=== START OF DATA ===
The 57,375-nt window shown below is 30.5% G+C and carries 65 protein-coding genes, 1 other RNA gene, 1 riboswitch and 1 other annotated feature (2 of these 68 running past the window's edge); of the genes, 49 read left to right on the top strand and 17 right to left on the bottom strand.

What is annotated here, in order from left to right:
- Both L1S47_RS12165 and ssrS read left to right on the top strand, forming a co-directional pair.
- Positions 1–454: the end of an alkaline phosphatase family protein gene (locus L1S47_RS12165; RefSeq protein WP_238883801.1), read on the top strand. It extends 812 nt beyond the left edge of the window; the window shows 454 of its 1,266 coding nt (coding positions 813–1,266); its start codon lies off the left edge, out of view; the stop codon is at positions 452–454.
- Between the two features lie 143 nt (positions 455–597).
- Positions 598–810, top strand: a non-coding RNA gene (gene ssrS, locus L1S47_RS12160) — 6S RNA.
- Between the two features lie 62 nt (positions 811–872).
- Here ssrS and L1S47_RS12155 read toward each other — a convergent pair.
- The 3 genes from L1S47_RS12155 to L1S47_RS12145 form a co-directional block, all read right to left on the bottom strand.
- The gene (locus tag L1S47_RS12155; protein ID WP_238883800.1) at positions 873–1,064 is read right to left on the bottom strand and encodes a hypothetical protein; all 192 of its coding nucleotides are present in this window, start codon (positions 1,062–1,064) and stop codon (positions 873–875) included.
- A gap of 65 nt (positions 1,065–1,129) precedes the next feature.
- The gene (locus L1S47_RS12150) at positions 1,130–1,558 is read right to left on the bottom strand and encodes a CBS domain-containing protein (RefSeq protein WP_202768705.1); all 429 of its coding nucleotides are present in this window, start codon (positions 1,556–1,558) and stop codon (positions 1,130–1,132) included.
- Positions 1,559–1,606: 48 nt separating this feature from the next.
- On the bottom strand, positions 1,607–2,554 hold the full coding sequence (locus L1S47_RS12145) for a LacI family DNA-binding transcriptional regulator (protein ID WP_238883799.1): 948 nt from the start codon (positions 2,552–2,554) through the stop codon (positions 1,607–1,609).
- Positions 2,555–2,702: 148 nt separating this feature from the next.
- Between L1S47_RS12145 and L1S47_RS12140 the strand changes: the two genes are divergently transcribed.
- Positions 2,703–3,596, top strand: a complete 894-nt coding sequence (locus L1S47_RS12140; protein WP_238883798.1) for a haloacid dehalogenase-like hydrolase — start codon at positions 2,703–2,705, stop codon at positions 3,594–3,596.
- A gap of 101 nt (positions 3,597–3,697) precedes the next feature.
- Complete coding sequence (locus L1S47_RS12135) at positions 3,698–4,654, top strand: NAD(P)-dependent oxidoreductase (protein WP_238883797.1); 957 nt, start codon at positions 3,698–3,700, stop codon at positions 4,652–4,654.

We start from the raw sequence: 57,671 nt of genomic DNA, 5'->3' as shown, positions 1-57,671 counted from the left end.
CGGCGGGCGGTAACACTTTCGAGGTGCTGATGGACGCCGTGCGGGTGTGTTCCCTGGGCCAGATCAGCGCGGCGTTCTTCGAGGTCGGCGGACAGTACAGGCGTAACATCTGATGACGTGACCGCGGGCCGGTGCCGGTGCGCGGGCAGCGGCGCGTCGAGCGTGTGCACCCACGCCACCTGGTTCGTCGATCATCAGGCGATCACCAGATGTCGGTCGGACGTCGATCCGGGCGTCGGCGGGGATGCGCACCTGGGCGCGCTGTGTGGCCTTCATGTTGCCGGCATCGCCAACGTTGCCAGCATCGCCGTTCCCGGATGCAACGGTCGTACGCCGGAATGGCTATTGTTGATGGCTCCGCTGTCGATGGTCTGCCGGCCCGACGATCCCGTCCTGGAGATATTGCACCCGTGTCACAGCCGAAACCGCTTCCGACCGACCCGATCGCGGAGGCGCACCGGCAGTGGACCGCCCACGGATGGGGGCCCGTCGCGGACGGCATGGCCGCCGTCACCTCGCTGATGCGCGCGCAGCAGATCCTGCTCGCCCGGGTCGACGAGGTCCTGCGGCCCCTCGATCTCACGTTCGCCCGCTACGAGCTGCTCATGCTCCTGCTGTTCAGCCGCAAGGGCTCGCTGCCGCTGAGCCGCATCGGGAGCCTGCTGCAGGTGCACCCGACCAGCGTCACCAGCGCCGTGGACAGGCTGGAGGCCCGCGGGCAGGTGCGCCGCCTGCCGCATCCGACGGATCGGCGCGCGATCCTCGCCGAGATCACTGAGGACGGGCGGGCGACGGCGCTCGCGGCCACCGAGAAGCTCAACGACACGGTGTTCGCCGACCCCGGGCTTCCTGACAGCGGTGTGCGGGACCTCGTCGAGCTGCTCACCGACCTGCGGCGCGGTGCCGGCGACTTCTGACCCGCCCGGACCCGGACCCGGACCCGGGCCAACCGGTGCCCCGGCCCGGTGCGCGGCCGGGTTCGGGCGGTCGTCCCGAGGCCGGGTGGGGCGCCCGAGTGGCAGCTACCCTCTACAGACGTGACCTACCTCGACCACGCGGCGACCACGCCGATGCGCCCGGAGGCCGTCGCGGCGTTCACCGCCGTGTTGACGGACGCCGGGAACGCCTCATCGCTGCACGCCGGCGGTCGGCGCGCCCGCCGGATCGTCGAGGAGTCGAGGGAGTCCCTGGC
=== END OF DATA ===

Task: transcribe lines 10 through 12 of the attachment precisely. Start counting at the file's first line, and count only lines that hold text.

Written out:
- The gene (locus tag L1S47_RS12155; protein ID WP_238883800.1) at positions 873–1,064 is read right to left on the bottom strand and encodes a hypothetical protein; all 192 of its coding nucleotides are present in this window, start codon (positions 1,062–1,064) and stop codon (positions 873–875) included.
- A gap of 65 nt (positions 1,065–1,129) precedes the next feature.
- The gene (locus L1S47_RS12150) at positions 1,130–1,558 is read right to left on the bottom strand and encodes a CBS domain-containing protein (RefSeq protein WP_202768705.1); all 429 of its coding nucleotides are present in this window, start codon (positions 1,556–1,558) and stop codon (positions 1,130–1,132) included.